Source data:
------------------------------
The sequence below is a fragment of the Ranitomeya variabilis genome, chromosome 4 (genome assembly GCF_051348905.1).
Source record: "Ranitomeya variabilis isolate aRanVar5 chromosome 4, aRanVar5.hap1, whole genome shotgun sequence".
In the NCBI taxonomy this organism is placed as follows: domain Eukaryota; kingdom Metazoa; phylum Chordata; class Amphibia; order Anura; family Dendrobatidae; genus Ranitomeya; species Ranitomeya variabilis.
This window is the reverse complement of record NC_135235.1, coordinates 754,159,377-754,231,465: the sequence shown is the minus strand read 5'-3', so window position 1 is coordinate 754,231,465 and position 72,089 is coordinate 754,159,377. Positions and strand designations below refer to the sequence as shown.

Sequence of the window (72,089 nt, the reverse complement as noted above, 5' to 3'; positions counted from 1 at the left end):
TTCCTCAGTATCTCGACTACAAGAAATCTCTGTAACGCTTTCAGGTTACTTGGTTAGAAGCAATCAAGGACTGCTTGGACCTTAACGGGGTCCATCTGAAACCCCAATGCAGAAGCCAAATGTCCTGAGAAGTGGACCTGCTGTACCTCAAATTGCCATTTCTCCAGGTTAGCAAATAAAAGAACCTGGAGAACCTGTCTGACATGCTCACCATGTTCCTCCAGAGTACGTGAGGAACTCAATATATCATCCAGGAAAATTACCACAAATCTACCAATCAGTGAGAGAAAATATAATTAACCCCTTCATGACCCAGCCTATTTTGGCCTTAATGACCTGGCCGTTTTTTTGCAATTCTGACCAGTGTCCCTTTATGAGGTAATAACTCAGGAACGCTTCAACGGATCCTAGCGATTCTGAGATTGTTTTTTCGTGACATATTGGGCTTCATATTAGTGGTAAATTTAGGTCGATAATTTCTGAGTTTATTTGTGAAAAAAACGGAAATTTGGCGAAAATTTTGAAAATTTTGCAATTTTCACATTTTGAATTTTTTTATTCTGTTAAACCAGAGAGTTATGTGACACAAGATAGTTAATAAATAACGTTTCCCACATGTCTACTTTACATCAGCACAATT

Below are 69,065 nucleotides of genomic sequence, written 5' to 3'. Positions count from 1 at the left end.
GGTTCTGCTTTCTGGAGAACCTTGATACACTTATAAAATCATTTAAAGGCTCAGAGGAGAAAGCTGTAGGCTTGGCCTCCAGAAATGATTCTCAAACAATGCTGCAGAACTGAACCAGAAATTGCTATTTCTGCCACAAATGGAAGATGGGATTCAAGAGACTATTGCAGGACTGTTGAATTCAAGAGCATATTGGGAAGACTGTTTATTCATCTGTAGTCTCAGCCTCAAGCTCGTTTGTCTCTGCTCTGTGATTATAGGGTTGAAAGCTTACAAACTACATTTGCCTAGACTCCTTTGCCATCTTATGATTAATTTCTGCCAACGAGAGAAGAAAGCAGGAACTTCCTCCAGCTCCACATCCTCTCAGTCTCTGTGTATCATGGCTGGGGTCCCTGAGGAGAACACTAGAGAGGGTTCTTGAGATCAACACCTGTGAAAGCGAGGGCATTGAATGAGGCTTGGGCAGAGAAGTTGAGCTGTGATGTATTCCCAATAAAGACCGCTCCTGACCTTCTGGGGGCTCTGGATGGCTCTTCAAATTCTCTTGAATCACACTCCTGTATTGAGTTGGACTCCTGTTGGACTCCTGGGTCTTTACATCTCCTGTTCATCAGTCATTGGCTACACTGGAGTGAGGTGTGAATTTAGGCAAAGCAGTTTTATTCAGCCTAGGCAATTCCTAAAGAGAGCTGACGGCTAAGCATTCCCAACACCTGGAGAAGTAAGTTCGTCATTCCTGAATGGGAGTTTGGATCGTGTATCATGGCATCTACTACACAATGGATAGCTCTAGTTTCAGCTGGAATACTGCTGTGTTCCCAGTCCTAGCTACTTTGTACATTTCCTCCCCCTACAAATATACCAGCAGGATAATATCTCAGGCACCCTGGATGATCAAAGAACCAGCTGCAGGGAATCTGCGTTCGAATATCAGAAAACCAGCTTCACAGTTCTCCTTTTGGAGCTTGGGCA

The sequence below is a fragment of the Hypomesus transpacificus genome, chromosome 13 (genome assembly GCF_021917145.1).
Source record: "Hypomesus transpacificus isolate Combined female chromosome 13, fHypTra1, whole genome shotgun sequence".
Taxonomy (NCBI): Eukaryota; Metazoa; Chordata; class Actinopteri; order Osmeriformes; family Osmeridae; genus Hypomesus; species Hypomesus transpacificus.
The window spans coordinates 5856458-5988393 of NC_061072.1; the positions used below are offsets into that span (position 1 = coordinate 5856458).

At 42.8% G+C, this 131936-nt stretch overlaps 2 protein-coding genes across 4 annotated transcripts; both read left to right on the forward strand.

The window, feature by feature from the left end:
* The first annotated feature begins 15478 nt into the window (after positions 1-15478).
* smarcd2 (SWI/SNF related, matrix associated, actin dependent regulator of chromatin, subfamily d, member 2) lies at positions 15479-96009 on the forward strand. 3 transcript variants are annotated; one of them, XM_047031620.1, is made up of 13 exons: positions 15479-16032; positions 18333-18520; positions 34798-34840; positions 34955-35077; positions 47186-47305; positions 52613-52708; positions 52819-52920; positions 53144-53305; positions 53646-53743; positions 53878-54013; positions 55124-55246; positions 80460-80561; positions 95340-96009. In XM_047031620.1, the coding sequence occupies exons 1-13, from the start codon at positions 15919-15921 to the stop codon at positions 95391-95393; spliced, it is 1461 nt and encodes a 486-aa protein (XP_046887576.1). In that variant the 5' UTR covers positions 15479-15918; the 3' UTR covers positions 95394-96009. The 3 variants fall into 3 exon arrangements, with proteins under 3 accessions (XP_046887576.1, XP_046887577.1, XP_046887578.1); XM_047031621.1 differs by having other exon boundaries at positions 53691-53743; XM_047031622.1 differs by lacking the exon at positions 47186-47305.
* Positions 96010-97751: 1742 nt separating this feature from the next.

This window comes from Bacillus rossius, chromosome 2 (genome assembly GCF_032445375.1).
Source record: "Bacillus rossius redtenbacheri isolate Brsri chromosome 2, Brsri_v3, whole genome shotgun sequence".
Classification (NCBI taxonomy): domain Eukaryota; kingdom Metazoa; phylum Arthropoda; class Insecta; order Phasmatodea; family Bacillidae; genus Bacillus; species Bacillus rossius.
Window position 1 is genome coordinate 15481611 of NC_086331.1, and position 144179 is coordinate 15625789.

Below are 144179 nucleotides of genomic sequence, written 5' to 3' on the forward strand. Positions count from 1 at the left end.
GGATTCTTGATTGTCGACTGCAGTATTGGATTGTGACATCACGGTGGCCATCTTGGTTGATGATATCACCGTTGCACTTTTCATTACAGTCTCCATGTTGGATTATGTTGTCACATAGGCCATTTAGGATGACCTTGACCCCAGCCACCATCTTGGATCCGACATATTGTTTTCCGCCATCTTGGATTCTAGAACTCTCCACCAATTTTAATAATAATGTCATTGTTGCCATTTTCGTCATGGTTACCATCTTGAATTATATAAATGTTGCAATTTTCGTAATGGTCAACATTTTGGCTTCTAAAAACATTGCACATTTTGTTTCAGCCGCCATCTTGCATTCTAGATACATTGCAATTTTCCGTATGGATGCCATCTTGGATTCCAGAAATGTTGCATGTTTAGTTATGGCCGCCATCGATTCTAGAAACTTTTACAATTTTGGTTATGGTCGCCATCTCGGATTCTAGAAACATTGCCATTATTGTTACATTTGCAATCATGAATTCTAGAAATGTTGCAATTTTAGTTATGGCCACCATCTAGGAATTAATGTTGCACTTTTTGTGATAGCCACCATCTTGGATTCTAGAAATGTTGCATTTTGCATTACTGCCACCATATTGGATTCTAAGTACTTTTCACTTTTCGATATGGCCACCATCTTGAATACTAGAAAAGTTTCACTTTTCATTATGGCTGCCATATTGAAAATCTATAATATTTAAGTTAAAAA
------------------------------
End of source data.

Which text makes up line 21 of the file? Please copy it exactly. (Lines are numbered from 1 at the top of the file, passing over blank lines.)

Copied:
Window position 1 is genome coordinate 15481611 of NC_086331.1, and position 144179 is coordinate 15625789.